UC Berkeley Library

African American Literature & the Arts

A Great Day in Harlem

Commentators: Art Kane, Robert Benton, Gerry Mulligan, Bud Freeman, Mike Lipskin, Nat Hentoff, Milt Hinton, Soville Browne, Eddie Locke, Horace Silver, Art Farmer, Robert Altschuler, Art Blakey, Mona Hinton, Steve Frankfurt, Dizzy Gillespie, Sonny Rollins, Marian McPartland, Horace Silver, Sonny Rollins, Hank Jones, Max Kaminsky, Buck Clayton. A documentary about a photograph taken in 1958 by Art Kane of the jazz greats of the period. Includes home movie footage of that day of the musicians arriving and greeting each other the morning of the shoot.

Achievements in American Black History: Early Black Cinema.

Examines the beginnings of the American Black cinema which flourished between 1916 and the early 30's. 40 min.

Africa to America to Paris: The Migration of Black Writers.

Traces the path of African-American literature from the shores of the U.S. to the Left Bank of Paris at the end of World War II through the late 1960s. The program provides context by first exploring the New Orleans salon poetry of Desdunes and then discussing the historic suppression of black activists in the U.S. after the Harlem Renaissance. This program primarily traces the lives of James Baldwin, Richard Wright and Chester Himes who immigrated to Paris seeking greater intellectual freedom. Includes remembrances of fellow artists and readings from their diaries and works. 1997.

African Americans in Cinema: The First Half Century

Contains a rich body of primary and secondary source material, critical essays by prominent film scholars, biographies, film reviews and clips, tracing the history of African Americans in film and black films from 1894 to 1950. Includes an interactive searchable database that contains more than 3,300 movies emphasizing the contributions of African Americans to cinema.

Amos and Andy: Anatomy of a Controversy

Takes a fond look at the controversial radio and television show and attempts to determine if the series was a positive first step for Blacks into the world of entertainment or not and examines the events that led to the show's expulsion from the airwaves in 1966 after complaints from civil rights activists. Highlighted with rare clips of radio show creators Freeman Gosden and Charles Correll, and hilarious clips from the Amos n' Andy TV series. Commentary by Alvin Childress, Ernestine Wade, Reverend Jesse Jackson, Redd Foxx, Marla Gibbs, and Henry Lee Moon. 1983. 60 min.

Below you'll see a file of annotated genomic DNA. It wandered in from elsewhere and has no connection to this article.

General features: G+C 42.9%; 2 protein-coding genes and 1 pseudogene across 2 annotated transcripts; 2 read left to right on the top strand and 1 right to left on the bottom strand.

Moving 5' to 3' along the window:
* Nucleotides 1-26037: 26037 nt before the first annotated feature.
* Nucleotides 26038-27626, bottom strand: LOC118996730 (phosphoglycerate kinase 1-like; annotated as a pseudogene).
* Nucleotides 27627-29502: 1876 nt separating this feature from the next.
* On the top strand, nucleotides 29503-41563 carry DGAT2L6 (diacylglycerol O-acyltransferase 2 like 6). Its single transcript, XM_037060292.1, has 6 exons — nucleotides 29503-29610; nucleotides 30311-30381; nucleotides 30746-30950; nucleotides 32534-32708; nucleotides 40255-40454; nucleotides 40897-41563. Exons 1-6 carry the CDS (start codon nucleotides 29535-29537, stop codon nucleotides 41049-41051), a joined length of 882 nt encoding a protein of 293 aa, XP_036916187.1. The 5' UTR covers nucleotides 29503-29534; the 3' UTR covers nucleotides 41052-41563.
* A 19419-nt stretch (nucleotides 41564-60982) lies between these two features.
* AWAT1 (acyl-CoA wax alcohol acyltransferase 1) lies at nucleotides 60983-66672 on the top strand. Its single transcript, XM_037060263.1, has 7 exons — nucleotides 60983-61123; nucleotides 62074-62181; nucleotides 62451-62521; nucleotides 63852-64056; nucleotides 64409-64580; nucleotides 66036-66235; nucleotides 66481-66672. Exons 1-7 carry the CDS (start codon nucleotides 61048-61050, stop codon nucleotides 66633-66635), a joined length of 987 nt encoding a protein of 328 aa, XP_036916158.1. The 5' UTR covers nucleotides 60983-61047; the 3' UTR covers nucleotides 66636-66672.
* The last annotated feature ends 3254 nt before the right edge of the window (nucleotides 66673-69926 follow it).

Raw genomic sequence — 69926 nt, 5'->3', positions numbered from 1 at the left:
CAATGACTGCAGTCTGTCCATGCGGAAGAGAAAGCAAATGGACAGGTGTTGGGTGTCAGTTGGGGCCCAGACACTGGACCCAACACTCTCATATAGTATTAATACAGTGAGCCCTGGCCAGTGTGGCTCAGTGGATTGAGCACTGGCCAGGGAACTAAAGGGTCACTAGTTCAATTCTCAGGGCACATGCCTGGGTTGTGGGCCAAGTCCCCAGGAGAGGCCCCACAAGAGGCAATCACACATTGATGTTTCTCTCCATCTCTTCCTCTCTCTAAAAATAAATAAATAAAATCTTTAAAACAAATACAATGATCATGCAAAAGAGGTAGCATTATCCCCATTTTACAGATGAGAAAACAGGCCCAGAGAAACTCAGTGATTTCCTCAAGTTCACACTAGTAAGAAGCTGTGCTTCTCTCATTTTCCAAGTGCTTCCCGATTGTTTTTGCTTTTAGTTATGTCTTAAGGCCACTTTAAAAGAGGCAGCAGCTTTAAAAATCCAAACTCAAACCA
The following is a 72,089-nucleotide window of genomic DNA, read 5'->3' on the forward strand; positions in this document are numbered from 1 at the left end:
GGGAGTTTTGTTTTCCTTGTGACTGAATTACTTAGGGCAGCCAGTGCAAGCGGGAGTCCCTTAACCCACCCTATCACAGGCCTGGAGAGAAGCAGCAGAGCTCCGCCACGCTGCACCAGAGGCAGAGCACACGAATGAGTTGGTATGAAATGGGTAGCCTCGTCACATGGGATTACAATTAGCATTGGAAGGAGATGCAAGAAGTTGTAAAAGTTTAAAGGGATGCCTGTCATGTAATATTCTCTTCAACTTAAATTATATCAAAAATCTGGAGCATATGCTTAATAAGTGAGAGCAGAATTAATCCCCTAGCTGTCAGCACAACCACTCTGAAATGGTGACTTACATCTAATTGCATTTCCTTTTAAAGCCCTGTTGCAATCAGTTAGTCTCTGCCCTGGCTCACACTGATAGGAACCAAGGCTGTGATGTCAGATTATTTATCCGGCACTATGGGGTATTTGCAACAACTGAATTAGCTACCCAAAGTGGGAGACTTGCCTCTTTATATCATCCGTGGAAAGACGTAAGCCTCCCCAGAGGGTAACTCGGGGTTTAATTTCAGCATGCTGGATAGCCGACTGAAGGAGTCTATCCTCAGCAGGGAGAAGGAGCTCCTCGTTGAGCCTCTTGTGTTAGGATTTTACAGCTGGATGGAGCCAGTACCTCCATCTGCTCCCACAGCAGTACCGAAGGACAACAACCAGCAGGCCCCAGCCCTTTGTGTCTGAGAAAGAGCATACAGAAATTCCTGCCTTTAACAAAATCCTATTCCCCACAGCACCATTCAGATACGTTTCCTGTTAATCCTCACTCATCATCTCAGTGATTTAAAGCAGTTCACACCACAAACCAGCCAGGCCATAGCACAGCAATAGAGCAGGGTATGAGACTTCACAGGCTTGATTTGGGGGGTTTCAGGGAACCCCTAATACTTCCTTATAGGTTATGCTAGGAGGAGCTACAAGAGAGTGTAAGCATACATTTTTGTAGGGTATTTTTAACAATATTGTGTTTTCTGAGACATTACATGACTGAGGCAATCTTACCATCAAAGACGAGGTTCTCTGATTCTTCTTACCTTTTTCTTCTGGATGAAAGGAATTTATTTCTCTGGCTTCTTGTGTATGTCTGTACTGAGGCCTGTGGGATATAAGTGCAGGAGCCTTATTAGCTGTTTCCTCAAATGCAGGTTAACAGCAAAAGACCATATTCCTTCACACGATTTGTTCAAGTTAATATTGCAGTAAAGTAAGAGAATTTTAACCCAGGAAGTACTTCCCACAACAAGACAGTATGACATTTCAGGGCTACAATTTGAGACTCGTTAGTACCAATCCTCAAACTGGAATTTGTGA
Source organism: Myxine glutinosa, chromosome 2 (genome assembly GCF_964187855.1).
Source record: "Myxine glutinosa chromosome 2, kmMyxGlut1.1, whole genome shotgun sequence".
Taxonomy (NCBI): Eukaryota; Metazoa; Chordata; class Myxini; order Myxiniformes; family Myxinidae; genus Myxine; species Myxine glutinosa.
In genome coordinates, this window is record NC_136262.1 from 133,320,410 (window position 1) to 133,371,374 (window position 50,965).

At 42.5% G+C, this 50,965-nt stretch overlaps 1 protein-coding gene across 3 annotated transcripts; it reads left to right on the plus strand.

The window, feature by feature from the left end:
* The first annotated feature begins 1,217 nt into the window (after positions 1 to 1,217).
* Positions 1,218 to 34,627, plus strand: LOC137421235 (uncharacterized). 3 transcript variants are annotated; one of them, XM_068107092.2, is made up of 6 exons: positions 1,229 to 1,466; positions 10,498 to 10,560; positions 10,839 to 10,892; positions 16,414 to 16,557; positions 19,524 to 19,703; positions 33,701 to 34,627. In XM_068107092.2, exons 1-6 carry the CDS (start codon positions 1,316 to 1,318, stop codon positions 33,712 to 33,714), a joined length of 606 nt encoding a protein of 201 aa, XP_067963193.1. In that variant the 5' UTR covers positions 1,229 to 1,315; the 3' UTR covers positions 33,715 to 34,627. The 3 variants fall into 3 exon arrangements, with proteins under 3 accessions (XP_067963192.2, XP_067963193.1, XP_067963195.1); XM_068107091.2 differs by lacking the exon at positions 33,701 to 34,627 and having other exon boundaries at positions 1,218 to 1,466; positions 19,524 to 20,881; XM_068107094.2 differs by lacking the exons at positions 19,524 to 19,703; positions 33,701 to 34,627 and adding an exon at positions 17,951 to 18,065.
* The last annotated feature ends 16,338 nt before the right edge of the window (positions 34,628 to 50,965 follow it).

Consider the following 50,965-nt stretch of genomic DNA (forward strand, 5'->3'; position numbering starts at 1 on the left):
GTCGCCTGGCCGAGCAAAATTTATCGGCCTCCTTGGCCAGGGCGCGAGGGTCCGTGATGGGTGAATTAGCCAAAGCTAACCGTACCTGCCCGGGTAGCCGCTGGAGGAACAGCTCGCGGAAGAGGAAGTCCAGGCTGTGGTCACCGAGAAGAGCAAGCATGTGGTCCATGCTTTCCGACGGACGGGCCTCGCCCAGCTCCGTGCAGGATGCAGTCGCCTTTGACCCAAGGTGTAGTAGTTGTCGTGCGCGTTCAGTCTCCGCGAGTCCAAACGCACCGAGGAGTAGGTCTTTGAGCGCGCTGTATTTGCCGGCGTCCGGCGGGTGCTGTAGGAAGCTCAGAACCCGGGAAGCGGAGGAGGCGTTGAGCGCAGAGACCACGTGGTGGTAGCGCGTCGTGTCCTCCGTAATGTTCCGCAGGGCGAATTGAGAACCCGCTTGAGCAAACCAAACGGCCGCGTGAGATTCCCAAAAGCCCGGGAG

Art of Darkness.

The slaves of the Caribbean contributed not only to the wealth of their masters, but also to the cultural heritage of the British Empire. Documented through letters, paintings and poetry, the eighteenth century is shown to be both an age of high culture and of cruelty. Film shows how the art of the period romanticized the servitude of the plantation blacks as they were depicted as precious, exotic ornaments, even as they were being brutalized in real life. Director, David Maloney. 52 min.

Black Hollywood: The Way It Was (Library of Black History)

An extensive exploration of the "Hollywood treatment" given to blacks by the film moguls since the beginning of the film industry. Through interviews with film historians and generous film clips examines how and why stereotypes were created and used by the movie industry. It also explains the economics of the film business and probes the impact of racism, the Depression, and World War II on film production and distribution.

Black Picket Fence

Director Sergio Goes' hard-hitting documentary about Tislam Miller, a struggling rapper living in the public housing projects of Brooklyn's East New York, one of the city's most dangerous neighborhoods. Tiz is making impressive strides in his career, but remains tied to his old life, primarily through his drug-dealing best friend, Mel, who has just gotten out of prison. Tiz comes to real that escape may a goal beyond possibility. 2003. 93 min.

Black Shadows on a Silver Screen.

A tribute to the Black film industry which co-existed with the Hollywood motion picture industry from 1915 to 1950. Includes segments from such rare films as By Right of Birth (1917), Body and Soul (1925), and Siren of the Tropics (1932). Features performances by Paul Robeson, Cab Calloway, Ethel Waters, Duke Ellington, Dizzy Gillespie, Louis Armstrong and others. 52 min.

Black Theatre: The Making of a Movement.

Pt.1. Pioneers (41 min.)--Pt.2. A theatre of our own (37 min.)--Pt.3. Black theatre and beyond (35 min.). Performers: Ossie Davis, Ruby Dee, Lonne Elder, Lloyd Richards, James Earl Jones, Imamu Amiri Baraka, Vinnette Carroll, Ed Bullins, Richard Wesley, Ntozake Shange. Produced & directed by Woodie King, Jr. 110 min.
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